Study shows sharks have personalities

May 27, 2016, Macquarie University
Port Jackson shark. Credit: Evan Byrne

For the first time a study led by researchers at Macquarie University has observed the presence of individual personality differences in Port Jackson sharks.

A team of researchers from Macquarie's Department of Biological Sciences observed the behaviour of from the east coast of Australia and found that individual sharks had distinct and consistent responses when exposed to an unfamiliar environment and stress.

In humans our personality defines who we are and how we are likely to respond to certain situations. If you know someone well enough, it is possible to predict how they will likely respond in given situations. That is, their behaviour tends to demonstrate repetition over time or in similar situations. It is this behavioural stability and predictability that defines personality.

"Over the past few decades, personality research has shown that nearly 200 species of animals demonstrate individual personality. Personality is no longer considered a strictly human characteristic, rather it is a characteristic deeply engrained in our evolutionary past," says lead author Evan Byrnes.

Trials were designed to test the sharks' boldness, which is a measure of their propensity to take risks, but also an influencer of individual health through its correlation with stress hormones and associated physiological profiles.

The sharks were first introduced to a tank where they were provided with shelter, and timed to see how long it took for each shark to emerge from their refuge box into a new environment. The second behaviour test exposed each shark to handling stress, similar to handling by a fisherman, before releasing them again and observing how quickly they recovered.

The results demonstrated that each shark's behaviour was consistent over repeated trials, indicating ingrained behaviours rather than chance reactions. That is, some sharks were consistently bolder than others, and the sharks that were the most reactive to handling stress in the first trial were also the most reactive in a second trial.

"We are excited about these results because they demonstrate that sharks are not just mindless machines. Just like humans, each shark is an individual with its unique preferences and behaviours," said Associate Professor Culum Brown.

"Our results raise a number of questions about individual variation in the behaviour of top predators and the ecological and management implications this may have. If each shark is an individual and doing its own thing, then clearly managing is much more complicated than we previously thought.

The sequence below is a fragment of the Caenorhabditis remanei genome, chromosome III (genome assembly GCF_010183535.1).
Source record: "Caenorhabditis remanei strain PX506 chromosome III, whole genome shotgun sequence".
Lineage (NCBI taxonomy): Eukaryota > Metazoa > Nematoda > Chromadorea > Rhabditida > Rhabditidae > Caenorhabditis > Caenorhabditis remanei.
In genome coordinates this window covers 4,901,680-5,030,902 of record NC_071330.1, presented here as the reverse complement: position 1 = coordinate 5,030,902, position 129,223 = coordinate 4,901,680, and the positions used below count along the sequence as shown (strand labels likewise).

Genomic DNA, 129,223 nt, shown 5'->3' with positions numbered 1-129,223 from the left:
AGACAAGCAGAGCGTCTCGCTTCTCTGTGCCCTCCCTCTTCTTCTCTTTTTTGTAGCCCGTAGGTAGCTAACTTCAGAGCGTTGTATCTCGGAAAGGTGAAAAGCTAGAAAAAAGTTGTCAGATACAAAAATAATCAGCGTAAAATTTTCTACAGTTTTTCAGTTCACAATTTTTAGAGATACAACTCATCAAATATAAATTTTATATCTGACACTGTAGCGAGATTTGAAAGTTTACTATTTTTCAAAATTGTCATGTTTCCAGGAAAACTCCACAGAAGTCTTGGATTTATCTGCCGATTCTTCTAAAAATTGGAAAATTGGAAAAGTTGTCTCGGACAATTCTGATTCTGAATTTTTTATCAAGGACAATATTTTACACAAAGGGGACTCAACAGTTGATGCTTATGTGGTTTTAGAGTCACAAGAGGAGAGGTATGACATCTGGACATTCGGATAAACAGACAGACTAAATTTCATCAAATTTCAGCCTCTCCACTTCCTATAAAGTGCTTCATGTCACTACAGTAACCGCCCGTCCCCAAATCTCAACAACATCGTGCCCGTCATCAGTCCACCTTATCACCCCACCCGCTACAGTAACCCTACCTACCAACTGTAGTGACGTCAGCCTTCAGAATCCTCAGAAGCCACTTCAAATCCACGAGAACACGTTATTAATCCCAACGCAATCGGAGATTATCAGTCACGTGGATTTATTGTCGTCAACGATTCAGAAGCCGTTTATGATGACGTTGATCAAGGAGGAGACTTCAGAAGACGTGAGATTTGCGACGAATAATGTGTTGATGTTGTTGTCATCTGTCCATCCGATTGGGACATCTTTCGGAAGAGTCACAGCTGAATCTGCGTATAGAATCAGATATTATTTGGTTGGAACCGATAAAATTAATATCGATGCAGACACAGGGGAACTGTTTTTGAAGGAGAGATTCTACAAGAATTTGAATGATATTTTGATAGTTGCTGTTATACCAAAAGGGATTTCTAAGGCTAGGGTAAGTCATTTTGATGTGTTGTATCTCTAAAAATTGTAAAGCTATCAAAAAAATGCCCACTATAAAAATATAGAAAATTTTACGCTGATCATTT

"Understanding how personality influences variation in shark behaviour – such as prey choice, habitat use and activity levels – is critical to better managing these top predators that play important ecological roles in marine ecosystems."

Explore further: Some sharks react more to stress, with potential impacts for humans

More information: E. E. Byrnes et al. Individual personality differences in Port Jackson sharks, Journal of Fish Biology (2016). DOI: 10.1111/jfb.12993

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not rated yet May 27, 2016
Well, actually this proves only that sharks are remorseless killing machines with variable programming - personality. I will believe this type of psychobabble twaddle the first time a shark tells a funny joke.
not rated yet May 27, 2016
Wow, what a wasted opportunity to juxtapose a picture of Mark Cuban into the article!
not rated yet May 27, 2016
That one in the pic, looks like it's got a sense of humour.
not rated yet May 27, 2016
Every animal has it's own personality. It doesn't matter if it has feet , wings, or fins.
not rated yet May 28, 2016
The professor says the fact that you can predict a shark's behavior if you know enough about it demonstrates that it's not a mindless machine? What's that make it? A mindFUL machine? Of course one shark is going to differ from the next in often-predictable ways, just as one car does from the next, or one dog, or one human, or one plant. There are variations in how things are made, and these differences yield tendencies that can be observed and counted upon to recur.

Everything is going to have a personality. I guess it's only called a personality if it's connected to something with a central nervous system. Or something that is capable of reproduction. But come on - how unobservant would anyone who's ever spent any kind of time around pets have to be to not realize this is the case?
not rated yet May 29, 2016
I am a 19 year volunteer at The American Museum of Natural History and for several years took care of eight species of fruit flies. While personality was not what we were measuring I always felt that the different species had distinct personalities and worried when I moved one vial into several new food vials I was interrupting "relatioships" I will look forward to one day when someone will have a reason to explore such a proposition-crazier things have been the substance of someones Doctorate.

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